We all tolerate it, but nobody actually *enjoys* sanding projects: Sand the whole project to 100 grit, then to 120, then to 150, then to 180, then to 220, and finally to 240. That’s six changes of paper for every project, leaving a weekend woodworker little time for golf.
SandTrap, Inc. just introduced a new type of abrasive called “VariGrit” that lets you use only one sheet (or disc) of sandpaper to smooth your entire project from coarse to fine. How does it work? Read more
During my vacation last week I had a chance to visit the Barber Vintage Motorsports Museum in Birmingham, AL. So what does that have to do with woodworking? Glad you asked.
Advanced materials used in today’s motorcycles, such as carbon fiber, titanium, and sophisticated metal alloys, weren’t known in the early days of motorcycling. So many times parts were made of wood. Like this wheel rim:
What does it take to make a perfectly round rim like that? Read more
The boards arrived a couple of days after my last post and I immediately measured them with a digital calipers. I recorded the thickness at each of the four corners of each board. I also charted the width of each board at four locations: across the top face and bottom face at both ends. Finally, I noted the length of each board at each edge on both the front and back face. Read more
Couple of weeks ago, I was talking a little shop with Tom Iovino of Tom’s Workbench (and an active blogger here at woodmagazine.com) when the subject of seasonal wood movement came up. It’s kind of a key concept because project parts change size as they absorb and release moisture as the seasons change. Fit a solid-wood part perfectly into a dado in the winter when the shop air is relatively dry, and come summer, when the humidity kicks up a notch, that part may swell enough to blow the joint apart. It usually happens so slowly, though, it’s hard for some folks to grasp. Read more
You may remember this post where I showed how I recycled a coffee timer for use in the shop, and the subsequent post where I described its shortcoming: shutting off after 2 hours. Well, it finally dawned on me this weekend how to make that shortcoming a positive. I plugged the batttery charger for my cordless tools into the timer! After charging the battery, it shuts off automatically after 2 hours, preventing overcharging, and eliminating some of my vampire electric consumption.
I’ve mentioned in the past how I have “completion issues” sometimes when it comes to projects. I’ll get 90% of the job done, then lose interest.
We’ve been in our “new” house for almost 11 years now. The people who built the house didn’t put any cable TV or phone jacks in the upstairs bedrooms, which I thought was going to be a major nuisance when our kids got computers in their rooms. Of course, that was in the old dial-up modem days, so it turned out to be a non-issue Read more
In my last post I outlined the on/off switch I made from an old coffee timer. Last weekend, I had a chance to try it out. It fulfills its intended purpose, providing an easy-to-reach on/off switch, perfectly. And there’s the benefit of having an easy-to-read digital clock in the shop.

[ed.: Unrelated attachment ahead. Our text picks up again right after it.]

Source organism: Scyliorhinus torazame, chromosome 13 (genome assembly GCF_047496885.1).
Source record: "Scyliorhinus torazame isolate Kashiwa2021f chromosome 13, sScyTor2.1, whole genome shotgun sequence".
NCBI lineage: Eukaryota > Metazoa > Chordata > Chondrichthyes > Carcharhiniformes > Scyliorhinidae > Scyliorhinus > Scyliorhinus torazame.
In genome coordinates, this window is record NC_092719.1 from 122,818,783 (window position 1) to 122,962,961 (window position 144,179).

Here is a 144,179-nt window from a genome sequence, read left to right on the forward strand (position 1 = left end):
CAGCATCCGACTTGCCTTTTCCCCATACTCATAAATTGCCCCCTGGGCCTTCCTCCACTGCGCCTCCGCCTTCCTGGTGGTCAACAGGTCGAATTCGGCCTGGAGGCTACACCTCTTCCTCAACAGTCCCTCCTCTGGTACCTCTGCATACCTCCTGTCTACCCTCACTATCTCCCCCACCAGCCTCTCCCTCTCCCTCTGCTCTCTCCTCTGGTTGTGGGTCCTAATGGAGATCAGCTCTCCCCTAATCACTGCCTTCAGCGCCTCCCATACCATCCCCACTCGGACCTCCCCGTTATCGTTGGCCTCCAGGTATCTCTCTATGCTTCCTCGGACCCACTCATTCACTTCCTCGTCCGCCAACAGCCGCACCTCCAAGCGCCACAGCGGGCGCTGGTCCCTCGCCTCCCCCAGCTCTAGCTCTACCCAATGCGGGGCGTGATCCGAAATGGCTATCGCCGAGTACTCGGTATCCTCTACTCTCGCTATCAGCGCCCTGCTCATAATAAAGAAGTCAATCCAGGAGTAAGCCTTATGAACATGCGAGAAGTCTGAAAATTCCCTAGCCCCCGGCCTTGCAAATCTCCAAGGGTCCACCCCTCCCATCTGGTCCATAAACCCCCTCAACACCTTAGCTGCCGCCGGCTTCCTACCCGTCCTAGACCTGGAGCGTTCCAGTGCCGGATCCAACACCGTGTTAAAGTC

There was one thing I did not anticipate, however. After 2 hours, it automatically shuts off. A smart function for a coffee pot. Not so much for the stereo. So I’ve taken to just plugging and unplugging the stereo directly from the wall receptacle. And the timer? It will serve nicely as a clock until something presents itself that needs to shut off after 2 hours. Air compressor perhaps?
One of the final loose ends in my shop reorganization was finding a place for the stereo. It’s three stacked components, an old garage-sale find, but it works and allows me to plug in my iPod. The only suitable spot I could find was on top of my wall cabinets. I can j-u-s-t reach the volume control, but not the power switch. So I decided I needed an on/off switch that was easier to reach. Hmmm, how to do this creatively without spending any money? Digging through my junk drawer produced a switch and timer salvaged from an old coffee maker (see, I knew I’d find a use for it), and a female replacement plug for an electrical cord. The scrap bin yielded some mahogany. After milling the lumber to size, cutting box joints, and mounting the electronics, here’s what I had. Read more
Here are some more bad translations about oscillating spindle sanders from a Web site. (I couldn’t make this stuff up, folks–it’s actually hard to write this poorly. I should know!)
This, regarding Jet’s JBOS5:
“JET’s fixed end in opposition to this instrument was to plan the charles herbert best spindle sander on the Read more
Like it or not, we live in a global economy, and with very few exceptions, the power tools you and I use every day are made in some country where they speak a language other than English. For example, engineers in a machinery plant in China may first write the owner’s manual for a tablesaw in Chinese, then someone has to translate it into English before it gets shipped over here. The translation doesn’t always go smoothly—it’s like those people have a different word for EVERYTHING! (I’ve heard a couple of manufacturers refer to the broken English as “Chinglish.”) Read more